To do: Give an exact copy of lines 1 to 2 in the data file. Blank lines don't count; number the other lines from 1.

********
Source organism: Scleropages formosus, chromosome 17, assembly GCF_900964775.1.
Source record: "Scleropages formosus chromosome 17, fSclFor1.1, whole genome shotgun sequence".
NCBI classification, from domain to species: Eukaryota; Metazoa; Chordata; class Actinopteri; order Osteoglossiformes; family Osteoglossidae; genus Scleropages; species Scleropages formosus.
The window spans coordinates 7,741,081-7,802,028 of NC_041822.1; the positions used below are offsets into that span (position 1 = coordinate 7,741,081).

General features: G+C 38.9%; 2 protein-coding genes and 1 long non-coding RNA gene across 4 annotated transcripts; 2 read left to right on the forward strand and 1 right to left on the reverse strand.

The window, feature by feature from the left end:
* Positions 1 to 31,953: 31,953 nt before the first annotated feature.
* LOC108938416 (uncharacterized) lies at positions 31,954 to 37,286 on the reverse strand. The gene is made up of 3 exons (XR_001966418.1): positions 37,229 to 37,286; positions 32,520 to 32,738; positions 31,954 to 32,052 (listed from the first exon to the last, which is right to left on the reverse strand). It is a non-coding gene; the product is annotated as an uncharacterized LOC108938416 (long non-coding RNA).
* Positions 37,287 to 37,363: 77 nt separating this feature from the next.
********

Source organism: Scleropages formosus, chromosome 17, assembly GCF_900964775.1.
Source record: "Scleropages formosus chromosome 17, fSclFor1.1, whole genome shotgun sequence".